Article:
Journal of veterinary internal medicine 2017 05 24() doi 10.1111/jvim.14734
Intranasal administration of benzodiazepines has shown superiority over rectal administration for terminating emergency epileptic seizures in human trials. No such clinical trials have been performed in dogs.
To evaluate the clinical efficacy of intranasal midazolam (IN-MDZ), via a mucosal atomization device, as a first-line management option for canine status epilepticus and compare it to rectal administration of diazepam (R-DZP) for controlling status epilepticus before intravenous access is available.
Client-owned dogs with idiopathic or structural epilepsy manifesting status epilepticus within a hospital environment were used. Dogs were randomly allocated to treatment with IN-MDZ (n = 20) or R-DZP (n = 15).
Randomized parallel-group clinical trial. Seizure cessation time and adverse effects were recorded. For each dog, treatment was considered successful if the seizure ceased within 5 minutes and did not recur within 10 minutes after administration. The 95% confidence interval was used to detect the true population of dogs that were successfully treated. The Fisher’s 2-tailed exact test was used to compare the 2 groups, and the results were considered statistically significant if P < .05. RESULTS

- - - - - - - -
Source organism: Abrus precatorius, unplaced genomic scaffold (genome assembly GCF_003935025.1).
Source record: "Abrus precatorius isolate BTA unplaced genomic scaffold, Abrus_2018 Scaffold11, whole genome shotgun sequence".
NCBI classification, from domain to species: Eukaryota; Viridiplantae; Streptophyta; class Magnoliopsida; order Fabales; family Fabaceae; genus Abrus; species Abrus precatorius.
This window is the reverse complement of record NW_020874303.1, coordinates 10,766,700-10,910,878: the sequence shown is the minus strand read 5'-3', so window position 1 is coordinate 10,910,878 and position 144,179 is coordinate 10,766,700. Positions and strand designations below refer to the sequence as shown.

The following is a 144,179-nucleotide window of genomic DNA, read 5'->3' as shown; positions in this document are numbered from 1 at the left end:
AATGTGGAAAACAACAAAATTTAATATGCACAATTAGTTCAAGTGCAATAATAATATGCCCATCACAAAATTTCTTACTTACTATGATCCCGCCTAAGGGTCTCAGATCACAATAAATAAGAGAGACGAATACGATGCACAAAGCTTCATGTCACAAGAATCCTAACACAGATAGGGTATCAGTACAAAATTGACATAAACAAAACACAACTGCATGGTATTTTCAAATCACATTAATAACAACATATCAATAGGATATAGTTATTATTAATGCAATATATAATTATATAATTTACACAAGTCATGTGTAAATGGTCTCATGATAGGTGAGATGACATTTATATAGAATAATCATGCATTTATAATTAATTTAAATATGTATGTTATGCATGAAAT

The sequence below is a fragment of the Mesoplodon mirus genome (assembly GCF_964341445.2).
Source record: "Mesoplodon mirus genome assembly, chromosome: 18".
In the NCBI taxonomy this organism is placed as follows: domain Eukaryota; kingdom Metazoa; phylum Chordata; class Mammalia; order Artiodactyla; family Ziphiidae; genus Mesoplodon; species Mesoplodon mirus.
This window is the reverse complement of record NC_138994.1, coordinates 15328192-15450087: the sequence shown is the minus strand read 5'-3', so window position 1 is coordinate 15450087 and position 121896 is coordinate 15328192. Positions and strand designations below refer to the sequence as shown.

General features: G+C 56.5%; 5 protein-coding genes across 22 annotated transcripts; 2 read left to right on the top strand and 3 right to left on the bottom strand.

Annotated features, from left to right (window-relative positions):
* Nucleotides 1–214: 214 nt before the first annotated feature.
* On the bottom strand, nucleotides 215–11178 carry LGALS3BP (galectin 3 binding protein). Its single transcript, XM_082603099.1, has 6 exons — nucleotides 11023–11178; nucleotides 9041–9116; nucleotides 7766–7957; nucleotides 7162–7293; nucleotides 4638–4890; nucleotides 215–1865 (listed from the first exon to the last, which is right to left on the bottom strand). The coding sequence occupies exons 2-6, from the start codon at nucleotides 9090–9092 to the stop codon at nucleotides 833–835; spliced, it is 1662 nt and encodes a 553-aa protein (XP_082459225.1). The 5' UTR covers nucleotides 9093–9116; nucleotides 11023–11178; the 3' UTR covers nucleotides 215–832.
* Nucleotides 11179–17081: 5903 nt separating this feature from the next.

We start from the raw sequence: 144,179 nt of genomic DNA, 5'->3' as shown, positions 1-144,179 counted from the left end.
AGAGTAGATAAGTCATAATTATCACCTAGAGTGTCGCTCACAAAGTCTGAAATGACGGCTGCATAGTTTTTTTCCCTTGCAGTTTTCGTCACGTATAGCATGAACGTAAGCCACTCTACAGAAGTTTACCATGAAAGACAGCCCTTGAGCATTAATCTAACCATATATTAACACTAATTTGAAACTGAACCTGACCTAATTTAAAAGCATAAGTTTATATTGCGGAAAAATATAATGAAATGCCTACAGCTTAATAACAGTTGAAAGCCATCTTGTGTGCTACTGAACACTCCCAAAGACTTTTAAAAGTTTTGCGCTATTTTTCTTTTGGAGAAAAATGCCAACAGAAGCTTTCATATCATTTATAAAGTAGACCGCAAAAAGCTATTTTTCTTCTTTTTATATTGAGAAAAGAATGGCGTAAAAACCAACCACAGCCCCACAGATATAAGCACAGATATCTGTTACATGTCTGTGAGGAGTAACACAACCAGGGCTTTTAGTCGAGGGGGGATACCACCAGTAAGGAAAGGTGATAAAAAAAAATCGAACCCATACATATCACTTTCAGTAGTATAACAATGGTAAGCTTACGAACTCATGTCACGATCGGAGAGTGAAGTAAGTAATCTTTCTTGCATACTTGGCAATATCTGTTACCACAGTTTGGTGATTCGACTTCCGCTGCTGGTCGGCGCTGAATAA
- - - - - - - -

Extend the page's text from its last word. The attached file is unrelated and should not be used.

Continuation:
IN-MDZ and R-DZP terminated status epilepticus in 70% (14/20) and 20% (4/15) of cases, respectively (P = .0059). All dogs showed sedation and ataxia.
CONCLUSIONS AND CLINICAL IMPORTANCE
IN-MDZ is a quick, safe and effective first-line medication for controlling status epilepticus in dogs and appears superior to R-DZP. IN-MDZ might be a valuable treatment option when intravenous access is not available and for treatment of status epilepticus in dogs at home.